This Christmas season marks twenty years of Andrew Peterson’s Behold the Lamb of God. Wow. What can I say about an album so beloved by ... Read More
No, Jeffrey Overstreet has not died (nor has he been buried), but he does feature in one of the following podcasts, both of which are well worth a listen.
Neighbors is a Nashville Public Radio podcast by Jakob Lewis and this week he brings us a story called “The Grave of Rosa Mary Dean.” If you’re a fan of Radiolab or Invisibilia or This American Life, you’ll feel right at home with Neighbors.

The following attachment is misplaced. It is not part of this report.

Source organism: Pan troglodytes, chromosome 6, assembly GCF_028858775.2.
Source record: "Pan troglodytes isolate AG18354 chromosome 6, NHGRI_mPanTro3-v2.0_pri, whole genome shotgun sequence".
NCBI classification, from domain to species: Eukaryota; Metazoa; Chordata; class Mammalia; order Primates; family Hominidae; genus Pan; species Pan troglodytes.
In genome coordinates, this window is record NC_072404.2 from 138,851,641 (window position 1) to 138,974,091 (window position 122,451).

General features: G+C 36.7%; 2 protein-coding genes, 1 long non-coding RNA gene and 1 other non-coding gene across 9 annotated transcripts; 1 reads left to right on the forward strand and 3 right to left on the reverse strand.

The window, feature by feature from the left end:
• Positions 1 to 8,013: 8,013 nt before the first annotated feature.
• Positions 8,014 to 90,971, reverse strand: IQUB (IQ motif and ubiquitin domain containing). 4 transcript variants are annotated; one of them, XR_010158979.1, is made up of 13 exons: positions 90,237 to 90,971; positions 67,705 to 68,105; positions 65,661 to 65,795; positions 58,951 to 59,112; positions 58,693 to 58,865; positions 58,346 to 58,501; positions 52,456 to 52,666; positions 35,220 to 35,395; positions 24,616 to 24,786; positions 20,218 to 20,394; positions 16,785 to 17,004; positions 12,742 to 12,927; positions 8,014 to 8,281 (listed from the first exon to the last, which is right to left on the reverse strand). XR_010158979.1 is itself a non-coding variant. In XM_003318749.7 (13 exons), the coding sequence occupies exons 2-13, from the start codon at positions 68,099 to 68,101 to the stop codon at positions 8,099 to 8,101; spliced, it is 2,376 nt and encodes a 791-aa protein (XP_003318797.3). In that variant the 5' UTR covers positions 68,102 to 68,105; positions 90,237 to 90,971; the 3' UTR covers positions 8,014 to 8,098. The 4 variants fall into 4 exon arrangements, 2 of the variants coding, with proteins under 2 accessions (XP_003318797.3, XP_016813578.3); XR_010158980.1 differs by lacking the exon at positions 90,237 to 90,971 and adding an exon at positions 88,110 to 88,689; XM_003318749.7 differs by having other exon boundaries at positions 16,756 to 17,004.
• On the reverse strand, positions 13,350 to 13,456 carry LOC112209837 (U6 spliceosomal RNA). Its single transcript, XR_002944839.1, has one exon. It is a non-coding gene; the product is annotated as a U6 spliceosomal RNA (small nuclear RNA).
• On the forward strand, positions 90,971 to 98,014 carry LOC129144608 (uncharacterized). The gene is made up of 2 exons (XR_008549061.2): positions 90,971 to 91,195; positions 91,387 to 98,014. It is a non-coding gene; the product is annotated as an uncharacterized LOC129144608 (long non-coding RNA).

Here’s how Jakob describes this episode: On a rainy night 1949, a young woman arrived by train in Franklin, Tennessee and walked off into the night. The next morning, her body was found near an incinerator by the high school. Her throat had been cut. The murder has become a fixture of town lore, yet its victim lies in an unmarked grave. An effort to give her a headstone raises the questions: Who do we choose to remember? And why?
And then check out this episode from Light Up the City Seattle in which they talk to Jeffrey Overstreet about why the arts matter and how the Church can engage with artists and their work. Lots of great discussion here. Jeffrey will be speaking at Hutchmoot in just a few weeks and this podcast is a fine way to “meet” him ahead of time.